Hand Tools #1: Thanks Tommy Mac!

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Blog entry by MikeGCNY posted 03-22-2011 11:01 PM 4725 reads 0 times favorited 10 comments Add to Favorites Watch
no previous part Part 1 of Hand Tools series Part 2: Wow, hand planes are addictive! »

My great grandfather was a furniture maker who immigrated to the US from Italy in the 1920’s. I have a piece of his that was made in the early 50’s, was painted in the 60’s and then stripped and “weathered” in the 80’s. Its in terrible shape, but it have given me an idea—the re-craft the exact piece of furniture. Something occurred to me though: the techniques that I currently use have almost nothing in common with those of my great grandfather.

So I am going to be getting more into hand tools over the next year or so. Watching Tommy Mac for the past few weeks has really gotten me thinking about a healthy balance between hand and power tools; something that Norm never really did well+. My current shop looks more like a production shop than an artists studio. Whenever I am presented with a particular challenge, I often choose to utilize the quickest and easiest solution possible with little regard for the artisanal merits of the approach.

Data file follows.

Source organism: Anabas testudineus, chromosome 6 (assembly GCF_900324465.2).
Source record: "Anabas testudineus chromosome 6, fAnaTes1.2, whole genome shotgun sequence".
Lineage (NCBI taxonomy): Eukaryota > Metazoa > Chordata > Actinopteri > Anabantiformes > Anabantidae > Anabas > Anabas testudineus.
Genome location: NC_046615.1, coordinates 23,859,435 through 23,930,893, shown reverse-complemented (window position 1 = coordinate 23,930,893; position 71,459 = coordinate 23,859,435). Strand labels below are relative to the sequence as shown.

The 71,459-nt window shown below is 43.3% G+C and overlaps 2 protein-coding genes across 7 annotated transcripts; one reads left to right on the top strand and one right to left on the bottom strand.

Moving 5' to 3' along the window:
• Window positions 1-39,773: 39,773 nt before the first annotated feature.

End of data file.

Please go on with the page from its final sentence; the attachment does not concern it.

So I am going to start with a hand plane. I Picked up an old Bailey #5 for 12 bucks.


+ Don’t get me wrong, I love Norm. Without him, I would have never developed an affinity for woodworking. And yes, he did occasionally use hand tools, though I never did see him flatten a board with a hand plane—he used his Timesavers sander for that :)

10 comments so far

View Dan's profile


3630 posts in 2908 days

#1 posted 03-22-2011 11:31 PM

Mike, If you stick with it I think you will really enjoy using the hand tools, especially the hand plane. I have a story that is a bit different then yours. My dad was really into woodworking and had a nice shop set up at home so I grew up around it. However my dad almost never used hand tools and he didn’t have any planes. When I got serious about woodworking myself a couple years ago I got most of my advice on how to do stuff from my dad. The only difference is I had an old plane that I tried out and had very bad results. This made me want to learn it even more so I went on to learn all I could.. I am still learning and loving it. No power tool can replace a hand plane that is fine tuned and sharp..

Hope you enjoy it and if you get bad first results like most guys do, don’t quit. Just keep learning.

-- Dan - "Collector of Hand Planes"

View Grandpa's profile


3259 posts in 2703 days

#2 posted 03-23-2011 03:20 AM